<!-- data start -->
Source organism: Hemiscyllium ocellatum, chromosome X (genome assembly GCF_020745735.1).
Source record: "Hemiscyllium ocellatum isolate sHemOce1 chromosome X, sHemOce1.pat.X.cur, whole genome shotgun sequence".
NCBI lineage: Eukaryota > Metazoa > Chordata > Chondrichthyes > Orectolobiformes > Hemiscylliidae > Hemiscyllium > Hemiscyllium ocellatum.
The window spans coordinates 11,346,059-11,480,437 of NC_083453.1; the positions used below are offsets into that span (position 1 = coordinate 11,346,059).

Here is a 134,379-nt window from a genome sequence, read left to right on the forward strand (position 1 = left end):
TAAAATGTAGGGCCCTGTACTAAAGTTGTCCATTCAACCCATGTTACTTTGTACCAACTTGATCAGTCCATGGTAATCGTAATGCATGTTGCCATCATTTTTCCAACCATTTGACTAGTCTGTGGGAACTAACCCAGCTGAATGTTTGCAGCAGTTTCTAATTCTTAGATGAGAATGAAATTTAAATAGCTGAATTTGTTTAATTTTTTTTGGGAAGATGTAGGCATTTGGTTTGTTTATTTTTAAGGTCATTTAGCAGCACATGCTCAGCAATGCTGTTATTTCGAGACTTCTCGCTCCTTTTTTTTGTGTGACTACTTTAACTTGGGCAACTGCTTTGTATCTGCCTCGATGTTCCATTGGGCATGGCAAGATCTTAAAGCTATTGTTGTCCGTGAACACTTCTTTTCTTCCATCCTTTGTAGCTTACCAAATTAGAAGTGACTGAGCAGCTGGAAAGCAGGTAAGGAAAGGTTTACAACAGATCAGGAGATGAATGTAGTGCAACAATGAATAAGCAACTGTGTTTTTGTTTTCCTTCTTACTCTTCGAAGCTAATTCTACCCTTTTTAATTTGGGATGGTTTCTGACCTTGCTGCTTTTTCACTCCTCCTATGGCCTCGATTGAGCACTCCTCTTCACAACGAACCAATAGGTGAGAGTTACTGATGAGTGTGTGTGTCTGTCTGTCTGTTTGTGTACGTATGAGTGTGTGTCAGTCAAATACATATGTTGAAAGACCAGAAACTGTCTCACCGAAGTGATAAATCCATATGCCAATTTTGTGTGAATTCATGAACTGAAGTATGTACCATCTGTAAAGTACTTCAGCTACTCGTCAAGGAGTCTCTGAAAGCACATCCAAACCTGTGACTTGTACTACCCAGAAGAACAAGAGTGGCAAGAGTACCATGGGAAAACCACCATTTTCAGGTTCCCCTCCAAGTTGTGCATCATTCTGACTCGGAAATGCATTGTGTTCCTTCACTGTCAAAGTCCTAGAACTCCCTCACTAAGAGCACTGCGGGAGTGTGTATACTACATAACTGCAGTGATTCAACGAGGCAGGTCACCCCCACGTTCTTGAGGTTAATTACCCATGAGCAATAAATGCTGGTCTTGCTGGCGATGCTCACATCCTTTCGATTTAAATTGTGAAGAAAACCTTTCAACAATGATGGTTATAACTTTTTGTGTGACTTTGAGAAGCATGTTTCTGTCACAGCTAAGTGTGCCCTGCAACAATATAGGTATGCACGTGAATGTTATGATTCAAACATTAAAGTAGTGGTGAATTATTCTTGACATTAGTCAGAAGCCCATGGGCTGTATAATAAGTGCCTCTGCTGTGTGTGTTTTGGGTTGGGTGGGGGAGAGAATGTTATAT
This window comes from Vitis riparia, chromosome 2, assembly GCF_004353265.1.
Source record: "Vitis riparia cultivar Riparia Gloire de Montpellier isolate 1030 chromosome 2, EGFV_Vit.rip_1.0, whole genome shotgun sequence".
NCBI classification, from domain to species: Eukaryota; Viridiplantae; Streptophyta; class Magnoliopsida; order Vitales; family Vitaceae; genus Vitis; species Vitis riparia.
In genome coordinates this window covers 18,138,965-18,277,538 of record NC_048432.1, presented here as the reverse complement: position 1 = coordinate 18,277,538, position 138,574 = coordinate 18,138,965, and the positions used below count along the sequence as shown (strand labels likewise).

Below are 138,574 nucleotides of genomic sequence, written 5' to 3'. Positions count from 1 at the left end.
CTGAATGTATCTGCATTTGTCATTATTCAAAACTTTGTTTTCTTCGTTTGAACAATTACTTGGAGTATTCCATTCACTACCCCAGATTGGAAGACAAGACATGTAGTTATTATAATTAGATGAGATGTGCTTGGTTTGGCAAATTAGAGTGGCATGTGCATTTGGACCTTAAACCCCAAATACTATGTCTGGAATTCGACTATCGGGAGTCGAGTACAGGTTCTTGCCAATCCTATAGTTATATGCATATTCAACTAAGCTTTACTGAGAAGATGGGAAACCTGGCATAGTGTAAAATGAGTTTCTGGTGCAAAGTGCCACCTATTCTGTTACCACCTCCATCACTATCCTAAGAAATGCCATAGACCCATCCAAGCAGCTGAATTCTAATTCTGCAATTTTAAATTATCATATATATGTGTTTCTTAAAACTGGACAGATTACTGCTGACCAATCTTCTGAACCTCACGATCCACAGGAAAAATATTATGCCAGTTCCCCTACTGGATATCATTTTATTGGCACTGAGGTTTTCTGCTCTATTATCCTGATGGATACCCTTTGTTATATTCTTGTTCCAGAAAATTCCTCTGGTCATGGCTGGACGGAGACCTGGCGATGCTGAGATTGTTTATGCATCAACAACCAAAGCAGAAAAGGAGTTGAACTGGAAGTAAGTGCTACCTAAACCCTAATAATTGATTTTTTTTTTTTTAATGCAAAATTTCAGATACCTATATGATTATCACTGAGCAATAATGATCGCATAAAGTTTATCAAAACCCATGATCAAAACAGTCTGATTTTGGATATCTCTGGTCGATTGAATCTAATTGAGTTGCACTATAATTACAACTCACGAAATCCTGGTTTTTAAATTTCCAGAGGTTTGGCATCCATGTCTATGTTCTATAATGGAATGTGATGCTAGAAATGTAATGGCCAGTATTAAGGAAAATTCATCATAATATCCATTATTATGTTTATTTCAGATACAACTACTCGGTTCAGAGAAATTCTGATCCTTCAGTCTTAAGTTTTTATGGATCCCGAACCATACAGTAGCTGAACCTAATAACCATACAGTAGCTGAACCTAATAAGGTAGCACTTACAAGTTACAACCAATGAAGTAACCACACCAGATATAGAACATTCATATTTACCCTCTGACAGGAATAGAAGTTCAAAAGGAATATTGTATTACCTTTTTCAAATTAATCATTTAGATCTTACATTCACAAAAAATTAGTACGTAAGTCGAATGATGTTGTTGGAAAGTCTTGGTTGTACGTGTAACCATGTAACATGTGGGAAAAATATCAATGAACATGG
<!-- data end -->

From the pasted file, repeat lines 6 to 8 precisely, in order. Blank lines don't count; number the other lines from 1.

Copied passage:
TAAAATGTAGGGCCCTGTACTAAAGTTGTCCATTCAACCCATGTTACTTTGTACCAACTTGATCAGTCCATGGTAATCGTAATGCATGTTGCCATCATTTTTCCAACCATTTGACTAGTCTGTGGGAACTAACCCAGCTGAATGTTTGCAGCAGTTTCTAATTCTTAGATGAGAATGAAATTTAAATAGCTGAATTTGTTTAATTTTTTTTGGGAAGATGTAGGCATTTGGTTTGTTTATTTTTAAGGTCATTTAGCAGCACATGCTCAGCAATGCTGTTATTTCGAGACTTCTCGCTCCTTTTTTTTGTGTGACTACTTTAACTTGGGCAACTGCTTTGTATCTGCCTCGATGTTCCATTGGGCATGGCAAGATCTTAAAGCTATTGTTGTCCGTGAACACTTCTTTTCTTCCATCCTTTGTAGCTTACCAAATTAGAAGTGACTGAGCAGCTGGAAAGCAGGTAAGGAAAGGTTTACAACAGATCAGGAGATGAATGTAGTGCAACAATGAATAAGCAACTGTGTTTTTGTTTTCCTTCTTACTCTTCGAAGCTAATTCTACCCTTTTTAATTTGGGATGGTTTCTGACCTTGCTGCTTTTTCACTCCTCCTATGGCCTCGATTGAGCACTCCTCTTCACAACGAACCAATAGGTGAGAGTTACTGATGAGTGTGTGTGTCTGTCTGTCTGTTTGTGTACGTATGAGTGTGTGTCAGTCAAATACATATGTTGAAAGACCAGAAACTGTCTCACCGAAGTGATAAATCCATATGCCAATTTTGTGTGAATTCATGAACTGAAGTATGTACCATCTGTAAAGTACTTCAGCTACTCGTCAAGGAGTCTCTGAAAGCACATCCAAACCTGTGACTTGTACTACCCAGAAGAACAAGAGTGGCAAGAGTACCATGGGAAAACCACCATTTTCAGGTTCCCCTCCAAGTTGTGCATCATTCTGACTCGGAAATGCATTGTGTTCCTTCACTGTCAAAGTCCTAGAACTCCCTCACTAAGAGCACTGCGGGAGTGTGTATACTACATAACTGCAGTGATTCAACGAGGCAGGTCACCCCCACGTTCTTGAGGTTAATTACCCATGAGCAATAAATGCTGGTCTTGCTGGCGATGCTCACATCCTTTCGATTTAAATTGTGAAGAAAACCTTTCAACAATGATGGTTATAACTTTTTGTGTGACTTTGAGAAGCATGTTTCTGTCACAGCTAAGTGTGCCCTGCAACAATATAGGTATGCACGTGAATGTTATGATTCAAACATTAAAGTAGTGGTGAATTATTCTTGACATTAGTCAGAAGCCCATGGGCTGTATAATAAGTGCCTCTGCTGTGTGTGTTTTGGGTTGGGTGGGGGAGAGAATGTTATAT
This window comes from Vitis riparia, chromosome 2, assembly GCF_004353265.1.
Source record: "Vitis riparia cultivar Riparia Gloire de Montpellier isolate 1030 chromosome 2, EGFV_Vit.rip_1.0, whole genome shotgun sequence".